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Gain-of-function mutation in the voltage-gated potassium channel gene KCNQ1 and glucose-stimulated hypoinsulinemia - case report

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Zhang, Jinyi ; Juhl, Christian R ; Hylten-Cavallius, Louise ; Salling-Olsen, Morten ; Linneberg, Allan ; Holst, Jens Juul ; Hansen, Torben ; Kanters, Jørgen K ; Torekov, Signe S. / Gain-of-function mutation in the voltage-gated potassium channel gene KCNQ1 and glucose-stimulated hypoinsulinemia - case report. I: BMC Endocrine Disorders. 2020 ; Bind 20, Nr. 1. s. 38.

Bibtex

@article{9da61e249d83407a8289871857cb8af2,
title = "Gain-of-function mutation in the voltage-gated potassium channel gene KCNQ1 and glucose-stimulated hypoinsulinemia - case report",
abstract = "BACKGROUND: The voltage-gated potassium channel Kv7.1 encoded by KCNQ1 is located in both cardiac myocytes and insulin producing beta cells. Loss-of-function mutations in KCNQ1 causes long QT syndrome along with glucose-stimulated hyperinsulinemia, increased C-peptide and postprandial hypoglycemia. The KCNE1 protein modulates Kv7.1 in cardiac myocytes, but is not expressed in beta cells. Gain-of-function mutations in KCNQ1 and KCNE1 shorten the action potential duration in cardiac myocytes, but their effect on beta cells and insulin secretion is unknown.CASE PRESENTATION: Two patients with atrial fibrillation due to gain-of-function mutations in KCNQ1 (R670K) and KCNE1 (G60D) were BMI-, age-, and sex-matched to six control participants and underwent a 6-h oral glucose tolerance test (OGTT). During the OGTT, the KCNQ1 gain-of-function mutation carrier had 86% lower C-peptide response after glucose stimulation compared with matched control participants (iAUC360min = 34 pmol/l*min VS iAUC360min = 246 ± 71 pmol/l*min). The KCNE1 gain-of-function mutation carrier had normal C-peptide levels.CONCLUSIONS: This case story presents a patient with a gain-of-function mutation KCNQ1 R670K with low glucose-stimulated C-peptide secretion, additionally suggesting involvement of the voltage-gated potassium channel KCNQ1 in glucose-stimulated insulin regulation.",
author = "Jinyi Zhang and Juhl, {Christian R} and Louise Hylten-Cavallius and Morten Salling-Olsen and Allan Linneberg and Holst, {Jens Juul} and Torben Hansen and Kanters, {J{\o}rgen K} and Torekov, {Signe S}",
year = "2020",
month = mar,
day = "13",
doi = "10.1186/s12902-020-0513-x",
language = "English",
volume = "20",
pages = "38",
journal = "BMC Endocrine Disorders",
issn = "1472-6823",
publisher = "BioMed Central Ltd",
number = "1",

}

RIS

TY - JOUR

T1 - Gain-of-function mutation in the voltage-gated potassium channel gene KCNQ1 and glucose-stimulated hypoinsulinemia - case report

AU - Zhang, Jinyi

AU - Juhl, Christian R

AU - Hylten-Cavallius, Louise

AU - Salling-Olsen, Morten

AU - Linneberg, Allan

AU - Holst, Jens Juul

AU - Hansen, Torben

AU - Kanters, Jørgen K

AU - Torekov, Signe S

PY - 2020/3/13

Y1 - 2020/3/13

N2 - BACKGROUND: The voltage-gated potassium channel Kv7.1 encoded by KCNQ1 is located in both cardiac myocytes and insulin producing beta cells. Loss-of-function mutations in KCNQ1 causes long QT syndrome along with glucose-stimulated hyperinsulinemia, increased C-peptide and postprandial hypoglycemia. The KCNE1 protein modulates Kv7.1 in cardiac myocytes, but is not expressed in beta cells. Gain-of-function mutations in KCNQ1 and KCNE1 shorten the action potential duration in cardiac myocytes, but their effect on beta cells and insulin secretion is unknown.CASE PRESENTATION: Two patients with atrial fibrillation due to gain-of-function mutations in KCNQ1 (R670K) and KCNE1 (G60D) were BMI-, age-, and sex-matched to six control participants and underwent a 6-h oral glucose tolerance test (OGTT). During the OGTT, the KCNQ1 gain-of-function mutation carrier had 86% lower C-peptide response after glucose stimulation compared with matched control participants (iAUC360min = 34 pmol/l*min VS iAUC360min = 246 ± 71 pmol/l*min). The KCNE1 gain-of-function mutation carrier had normal C-peptide levels.CONCLUSIONS: This case story presents a patient with a gain-of-function mutation KCNQ1 R670K with low glucose-stimulated C-peptide secretion, additionally suggesting involvement of the voltage-gated potassium channel KCNQ1 in glucose-stimulated insulin regulation.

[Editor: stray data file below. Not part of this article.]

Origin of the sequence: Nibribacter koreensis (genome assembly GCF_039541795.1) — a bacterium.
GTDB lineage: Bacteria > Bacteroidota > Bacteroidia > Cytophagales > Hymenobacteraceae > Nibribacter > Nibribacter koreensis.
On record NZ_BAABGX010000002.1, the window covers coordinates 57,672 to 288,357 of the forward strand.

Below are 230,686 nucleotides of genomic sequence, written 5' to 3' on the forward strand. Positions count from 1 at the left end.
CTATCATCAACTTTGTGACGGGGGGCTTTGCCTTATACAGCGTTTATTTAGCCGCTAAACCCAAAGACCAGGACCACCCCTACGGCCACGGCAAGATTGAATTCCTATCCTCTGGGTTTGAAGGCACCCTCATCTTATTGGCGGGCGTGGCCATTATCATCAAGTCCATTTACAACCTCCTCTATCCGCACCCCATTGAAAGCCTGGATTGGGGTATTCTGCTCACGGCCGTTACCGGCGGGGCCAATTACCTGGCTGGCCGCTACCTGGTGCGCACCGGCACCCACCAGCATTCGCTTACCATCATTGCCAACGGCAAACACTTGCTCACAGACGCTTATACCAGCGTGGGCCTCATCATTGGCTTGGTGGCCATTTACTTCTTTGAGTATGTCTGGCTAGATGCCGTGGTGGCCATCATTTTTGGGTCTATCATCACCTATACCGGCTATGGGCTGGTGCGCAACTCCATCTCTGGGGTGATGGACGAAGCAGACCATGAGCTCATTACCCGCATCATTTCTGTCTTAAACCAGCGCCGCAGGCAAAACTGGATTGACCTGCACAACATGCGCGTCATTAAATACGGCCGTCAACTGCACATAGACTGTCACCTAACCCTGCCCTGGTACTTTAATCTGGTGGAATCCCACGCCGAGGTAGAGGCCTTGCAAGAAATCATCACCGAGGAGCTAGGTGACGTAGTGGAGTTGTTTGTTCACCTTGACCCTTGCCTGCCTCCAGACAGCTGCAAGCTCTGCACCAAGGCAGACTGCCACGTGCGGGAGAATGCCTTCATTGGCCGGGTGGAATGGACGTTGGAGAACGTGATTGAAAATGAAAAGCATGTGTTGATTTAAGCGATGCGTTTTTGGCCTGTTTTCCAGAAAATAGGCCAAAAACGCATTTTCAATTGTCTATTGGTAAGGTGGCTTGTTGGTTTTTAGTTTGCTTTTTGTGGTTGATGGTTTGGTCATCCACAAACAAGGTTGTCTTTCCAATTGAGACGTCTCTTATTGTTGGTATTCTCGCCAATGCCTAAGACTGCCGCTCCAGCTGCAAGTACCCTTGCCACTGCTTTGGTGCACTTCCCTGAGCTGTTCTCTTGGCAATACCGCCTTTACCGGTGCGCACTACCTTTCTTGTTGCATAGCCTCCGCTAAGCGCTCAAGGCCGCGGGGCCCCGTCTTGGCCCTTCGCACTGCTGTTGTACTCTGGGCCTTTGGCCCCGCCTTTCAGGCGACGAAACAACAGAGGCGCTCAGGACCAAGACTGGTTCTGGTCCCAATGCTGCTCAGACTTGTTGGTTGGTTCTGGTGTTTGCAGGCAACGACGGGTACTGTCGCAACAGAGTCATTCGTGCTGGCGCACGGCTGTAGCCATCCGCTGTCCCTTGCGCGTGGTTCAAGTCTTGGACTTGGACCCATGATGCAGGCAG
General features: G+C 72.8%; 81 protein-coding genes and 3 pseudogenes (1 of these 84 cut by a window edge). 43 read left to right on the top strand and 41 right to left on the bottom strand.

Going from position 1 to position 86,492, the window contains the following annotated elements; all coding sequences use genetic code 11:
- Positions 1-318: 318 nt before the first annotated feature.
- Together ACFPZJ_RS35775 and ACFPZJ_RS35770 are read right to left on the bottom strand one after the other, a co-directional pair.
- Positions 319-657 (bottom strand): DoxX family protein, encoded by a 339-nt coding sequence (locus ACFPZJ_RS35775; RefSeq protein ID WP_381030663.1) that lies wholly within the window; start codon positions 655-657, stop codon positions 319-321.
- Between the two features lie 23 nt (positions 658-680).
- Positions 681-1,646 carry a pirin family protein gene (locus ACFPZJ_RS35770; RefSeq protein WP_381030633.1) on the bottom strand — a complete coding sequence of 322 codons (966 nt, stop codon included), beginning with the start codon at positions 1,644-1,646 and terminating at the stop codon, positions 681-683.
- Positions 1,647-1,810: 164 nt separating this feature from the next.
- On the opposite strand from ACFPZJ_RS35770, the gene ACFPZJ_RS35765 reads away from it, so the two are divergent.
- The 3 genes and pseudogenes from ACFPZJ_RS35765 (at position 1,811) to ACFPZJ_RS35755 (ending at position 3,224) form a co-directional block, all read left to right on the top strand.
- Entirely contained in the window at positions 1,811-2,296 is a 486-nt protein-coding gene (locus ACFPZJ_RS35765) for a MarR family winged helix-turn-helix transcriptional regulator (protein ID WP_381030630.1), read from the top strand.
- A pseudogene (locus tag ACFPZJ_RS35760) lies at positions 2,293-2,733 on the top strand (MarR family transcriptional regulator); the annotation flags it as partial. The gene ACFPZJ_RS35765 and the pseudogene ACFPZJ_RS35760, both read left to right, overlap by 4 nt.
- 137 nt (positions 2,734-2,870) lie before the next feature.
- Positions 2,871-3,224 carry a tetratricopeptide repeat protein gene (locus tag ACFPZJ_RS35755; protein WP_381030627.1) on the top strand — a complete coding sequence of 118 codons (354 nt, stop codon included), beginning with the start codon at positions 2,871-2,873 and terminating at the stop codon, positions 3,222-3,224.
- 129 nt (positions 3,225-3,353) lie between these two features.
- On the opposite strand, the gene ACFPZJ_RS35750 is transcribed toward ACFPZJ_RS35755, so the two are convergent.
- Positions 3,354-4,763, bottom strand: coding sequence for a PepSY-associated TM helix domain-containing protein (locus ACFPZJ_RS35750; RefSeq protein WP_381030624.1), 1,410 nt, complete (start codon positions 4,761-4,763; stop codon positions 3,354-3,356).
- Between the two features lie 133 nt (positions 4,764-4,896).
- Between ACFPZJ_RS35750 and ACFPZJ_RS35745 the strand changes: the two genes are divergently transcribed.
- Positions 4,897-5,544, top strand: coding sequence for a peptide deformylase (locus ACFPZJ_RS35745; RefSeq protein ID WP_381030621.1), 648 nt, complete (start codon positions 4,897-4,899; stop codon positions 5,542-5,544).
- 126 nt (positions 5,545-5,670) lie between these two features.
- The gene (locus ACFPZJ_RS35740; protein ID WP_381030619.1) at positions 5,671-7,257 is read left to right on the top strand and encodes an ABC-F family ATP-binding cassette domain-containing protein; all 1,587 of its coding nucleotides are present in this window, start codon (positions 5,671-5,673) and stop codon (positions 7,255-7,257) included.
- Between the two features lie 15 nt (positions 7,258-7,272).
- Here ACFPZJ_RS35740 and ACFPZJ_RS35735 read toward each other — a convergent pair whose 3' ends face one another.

AB - BACKGROUND: The voltage-gated potassium channel Kv7.1 encoded by KCNQ1 is located in both cardiac myocytes and insulin producing beta cells. Loss-of-function mutations in KCNQ1 causes long QT syndrome along with glucose-stimulated hyperinsulinemia, increased C-peptide and postprandial hypoglycemia. The KCNE1 protein modulates Kv7.1 in cardiac myocytes, but is not expressed in beta cells. Gain-of-function mutations in KCNQ1 and KCNE1 shorten the action potential duration in cardiac myocytes, but their effect on beta cells and insulin secretion is unknown.CASE PRESENTATION: Two patients with atrial fibrillation due to gain-of-function mutations in KCNQ1 (R670K) and KCNE1 (G60D) were BMI-, age-, and sex-matched to six control participants and underwent a 6-h oral glucose tolerance test (OGTT). During the OGTT, the KCNQ1 gain-of-function mutation carrier had 86% lower C-peptide response after glucose stimulation compared with matched control participants (iAUC360min = 34 pmol/l*min VS iAUC360min = 246 ± 71 pmol/l*min). The KCNE1 gain-of-function mutation carrier had normal C-peptide levels.CONCLUSIONS: This case story presents a patient with a gain-of-function mutation KCNQ1 R670K with low glucose-stimulated C-peptide secretion, additionally suggesting involvement of the voltage-gated potassium channel KCNQ1 in glucose-stimulated insulin regulation.

U2 - 10.1186/s12902-020-0513-x

DO - 10.1186/s12902-020-0513-x

M3 - Journal article

C2 - 32164657

VL - 20

SP - 38

JO - BMC Endocrine Disorders

JF - BMC Endocrine Disorders

SN - 1472-6823

IS - 1

ER -

ID: 59544466